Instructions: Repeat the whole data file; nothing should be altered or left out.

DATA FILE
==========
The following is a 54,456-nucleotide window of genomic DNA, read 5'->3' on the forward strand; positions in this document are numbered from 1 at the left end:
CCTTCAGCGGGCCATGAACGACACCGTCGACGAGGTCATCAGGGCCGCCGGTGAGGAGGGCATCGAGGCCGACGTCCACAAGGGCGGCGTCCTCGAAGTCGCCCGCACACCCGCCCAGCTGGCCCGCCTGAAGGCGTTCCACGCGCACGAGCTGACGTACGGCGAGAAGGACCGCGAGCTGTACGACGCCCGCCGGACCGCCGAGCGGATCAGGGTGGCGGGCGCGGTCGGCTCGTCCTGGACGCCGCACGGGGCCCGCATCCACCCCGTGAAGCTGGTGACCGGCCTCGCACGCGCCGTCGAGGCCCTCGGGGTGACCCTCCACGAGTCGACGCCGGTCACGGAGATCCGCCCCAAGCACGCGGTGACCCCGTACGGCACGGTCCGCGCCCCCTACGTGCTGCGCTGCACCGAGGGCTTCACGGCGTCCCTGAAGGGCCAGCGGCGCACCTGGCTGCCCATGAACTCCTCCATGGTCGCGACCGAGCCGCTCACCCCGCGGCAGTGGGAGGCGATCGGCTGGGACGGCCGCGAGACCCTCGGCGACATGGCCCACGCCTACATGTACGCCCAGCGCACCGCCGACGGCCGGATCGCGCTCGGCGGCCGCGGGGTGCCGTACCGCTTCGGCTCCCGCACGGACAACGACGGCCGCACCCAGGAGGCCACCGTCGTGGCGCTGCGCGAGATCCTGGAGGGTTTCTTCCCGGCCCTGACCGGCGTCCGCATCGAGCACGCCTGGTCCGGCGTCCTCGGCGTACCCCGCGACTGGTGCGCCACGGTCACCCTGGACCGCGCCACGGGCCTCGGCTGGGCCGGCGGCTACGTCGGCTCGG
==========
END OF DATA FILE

The following is a 54,456-nucleotide window of genomic DNA, read 5'->3' on the forward strand; positions in this document are numbered from 1 at the left end:
CCTTCAGCGGGCCATGAACGACACCGTCGACGAGGTCATCAGGGCCGCCGGTGAGGAGGGCATCGAGGCCGACGTCCACAAGGGCGGCGTCCTCGAAGTCGCCCGCACACCCGCCCAGCTGGCCCGCCTGAAGGCGTTCCACGCGCACGAGCTGACGTACGGCGAGAAGGACCGCGAGCTGTACGACGCCCGCCGGACCGCCGAGCGGATCAGGGTGGCGGGCGCGGTCGGCTCGTCCTGGACGCCGCACGGGGCCCGCATCCACCCCGTGAAGCTGGTGACCGGCCTCGCACGCGCCGTCGAGGCCCTCGGGGTGACCCTCCACGAGTCGACGCCGGTCACGGAGATCCGCCCCAAGCACGCGGTGACCCCGTACGGCACGGTCCGCGCCCCCTACGTGCTGCGCTGCACCGAGGGCTTCACGGCGTCCCTGAAGGGCCAGCGGCGCACCTGGCTGCCCATGAACTCCTCCATGGTCGCGACCGAGCCGCTCACCCCGCGGCAGTGGGAGGCGATCGGCTGGGACGGCCGCGAGACCCTCGGCGACATGGCCCACGCCTACATGTACGCCCAGCGCACCGCCGACGGCCGGATCGCGCTCGGCGGCCGCGGGGTGCCGTACCGCTTCGGCTCCCGCACGGACAACGACGGCCGCACCCAGGAGGCCACCGTCGTGGCGCTGCGCGAGATCCTGGAGGGTTTCTTCCCGGCCCTGACCGGCGTCCGCATCGAGCACGCCTGGTCCGGCGTCCTCGGCGTACCCCGCGACTGGTGCGCCACGGTCACCCTGGACCGCGCCACGGGCCTCGGCTGGGCCGGCGGCTACGTCGGCTCGG